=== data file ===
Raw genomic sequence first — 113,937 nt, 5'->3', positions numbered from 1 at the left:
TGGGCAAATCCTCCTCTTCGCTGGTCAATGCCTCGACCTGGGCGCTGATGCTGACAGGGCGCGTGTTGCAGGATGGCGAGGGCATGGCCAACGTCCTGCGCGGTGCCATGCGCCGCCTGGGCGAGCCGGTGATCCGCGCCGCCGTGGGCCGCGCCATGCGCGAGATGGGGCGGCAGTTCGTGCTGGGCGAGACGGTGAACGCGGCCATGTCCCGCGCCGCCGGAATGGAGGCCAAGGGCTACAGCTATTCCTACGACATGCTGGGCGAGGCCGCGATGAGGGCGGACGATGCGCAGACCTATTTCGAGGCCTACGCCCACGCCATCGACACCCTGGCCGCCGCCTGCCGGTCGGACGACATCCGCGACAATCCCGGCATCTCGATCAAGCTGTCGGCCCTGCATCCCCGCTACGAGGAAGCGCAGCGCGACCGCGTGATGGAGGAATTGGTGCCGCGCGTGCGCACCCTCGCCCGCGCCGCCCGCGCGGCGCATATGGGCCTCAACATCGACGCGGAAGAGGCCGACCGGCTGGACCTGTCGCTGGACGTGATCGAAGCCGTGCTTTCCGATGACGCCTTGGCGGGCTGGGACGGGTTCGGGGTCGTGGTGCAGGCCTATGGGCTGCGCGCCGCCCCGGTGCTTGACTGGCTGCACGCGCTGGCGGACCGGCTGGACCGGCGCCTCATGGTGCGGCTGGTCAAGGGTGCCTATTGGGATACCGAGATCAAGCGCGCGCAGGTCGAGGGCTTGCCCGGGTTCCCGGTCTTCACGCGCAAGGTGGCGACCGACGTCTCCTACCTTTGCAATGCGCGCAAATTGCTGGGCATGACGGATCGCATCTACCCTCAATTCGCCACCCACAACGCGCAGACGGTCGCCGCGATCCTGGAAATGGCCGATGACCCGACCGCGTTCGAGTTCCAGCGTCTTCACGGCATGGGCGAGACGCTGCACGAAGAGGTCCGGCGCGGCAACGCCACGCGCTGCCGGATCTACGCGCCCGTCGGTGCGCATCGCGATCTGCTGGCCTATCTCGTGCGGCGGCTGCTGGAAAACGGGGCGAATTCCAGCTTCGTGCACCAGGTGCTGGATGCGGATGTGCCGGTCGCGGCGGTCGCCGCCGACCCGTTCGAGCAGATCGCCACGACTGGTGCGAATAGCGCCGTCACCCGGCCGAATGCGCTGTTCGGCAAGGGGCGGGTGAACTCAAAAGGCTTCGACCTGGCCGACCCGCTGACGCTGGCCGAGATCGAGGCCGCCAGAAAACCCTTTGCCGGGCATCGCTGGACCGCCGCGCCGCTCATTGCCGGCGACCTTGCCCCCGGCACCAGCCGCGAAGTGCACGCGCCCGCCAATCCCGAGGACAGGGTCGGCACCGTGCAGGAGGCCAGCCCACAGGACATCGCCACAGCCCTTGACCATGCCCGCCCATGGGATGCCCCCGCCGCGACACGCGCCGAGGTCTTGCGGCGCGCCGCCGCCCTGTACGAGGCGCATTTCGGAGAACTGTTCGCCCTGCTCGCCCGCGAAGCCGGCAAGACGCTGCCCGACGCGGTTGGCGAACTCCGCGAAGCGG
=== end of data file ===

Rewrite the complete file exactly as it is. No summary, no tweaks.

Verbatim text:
Raw genomic sequence first — 113,937 nt, 5'->3', positions numbered from 1 at the left:
TGGGCAAATCCTCCTCTTCGCTGGTCAATGCCTCGACCTGGGCGCTGATGCTGACAGGGCGCGTGTTGCAGGATGGCGAGGGCATGGCCAACGTCCTGCGCGGTGCCATGCGCCGCCTGGGCGAGCCGGTGATCCGCGCCGCCGTGGGCCGCGCCATGCGCGAGATGGGGCGGCAGTTCGTGCTGGGCGAGACGGTGAACGCGGCCATGTCCCGCGCCGCCGGAATGGAGGCCAAGGGCTACAGCTATTCCTACGACATGCTGGGCGAGGCCGCGATGAGGGCGGACGATGCGCAGACCTATTTCGAGGCCTACGCCCACGCCATCGACACCCTGGCCGCCGCCTGCCGGTCGGACGACATCCGCGACAATCCCGGCATCTCGATCAAGCTGTCGGCCCTGCATCCCCGCTACGAGGAAGCGCAGCGCGACCGCGTGATGGAGGAATTGGTGCCGCGCGTGCGCACCCTCGCCCGCGCCGCCCGCGCGGCGCATATGGGCCTCAACATCGACGCGGAAGAGGCCGACCGGCTGGACCTGTCGCTGGACGTGATCGAAGCCGTGCTTTCCGATGACGCCTTGGCGGGCTGGGACGGGTTCGGGGTCGTGGTGCAGGCCTATGGGCTGCGCGCCGCCCCGGTGCTTGACTGGCTGCACGCGCTGGCGGACCGGCTGGACCGGCGCCTCATGGTGCGGCTGGTCAAGGGTGCCTATTGGGATACCGAGATCAAGCGCGCGCAGGTCGAGGGCTTGCCCGGGTTCCCGGTCTTCACGCGCAAGGTGGCGACCGACGTCTCCTACCTTTGCAATGCGCGCAAATTGCTGGGCATGACGGATCGCATCTACCCTCAATTCGCCACCCACAACGCGCAGACGGTCGCCGCGATCCTGGAAATGGCCGATGACCCGACCGCGTTCGAGTTCCAGCGTCTTCACGGCATGGGCGAGACGCTGCACGAAGAGGTCCGGCGCGGCAACGCCACGCGCTGCCGGATCTACGCGCCCGTCGGTGCGCATCGCGATCTGCTGGCCTATCTCGTGCGGCGGCTGCTGGAAAACGGGGCGAATTCCAGCTTCGTGCACCAGGTGCTGGATGCGGATGTGCCGGTCGCGGCGGTCGCCGCCGACCCGTTCGAGCAGATCGCCACGACTGGTGCGAATAGCGCCGTCACCCGGCCGAATGCGCTGTTCGGCAAGGGGCGGGTGAACTCAAAAGGCTTCGACCTGGCCGACCCGCTGACGCTGGCCGAGATCGAGGCCGCCAGAAAACCCTTTGCCGGGCATCGCTGGACCGCCGCGCCGCTCATTGCCGGCGACCTTGCCCCCGGCACCAGCCGCGAAGTGCACGCGCCCGCCAATCCCGAGGACAGGGTCGGCACCGTGCAGGAGGCCAGCCCACAGGACATCGCCACAGCCCTTGACCATGCCCGCCCATGGGATGCCCCCGCCGCGACACGCGCCGAGGTCTTGCGGCGCGCCGCCGCCCTGTACGAGGCGCATTTCGGAGAACTGTTCGCCCTGCTCGCCCGCGAAGCCGGCAAGACGCTGCCCGACGCGGTTGGCGAACTCCGCGAAGCGG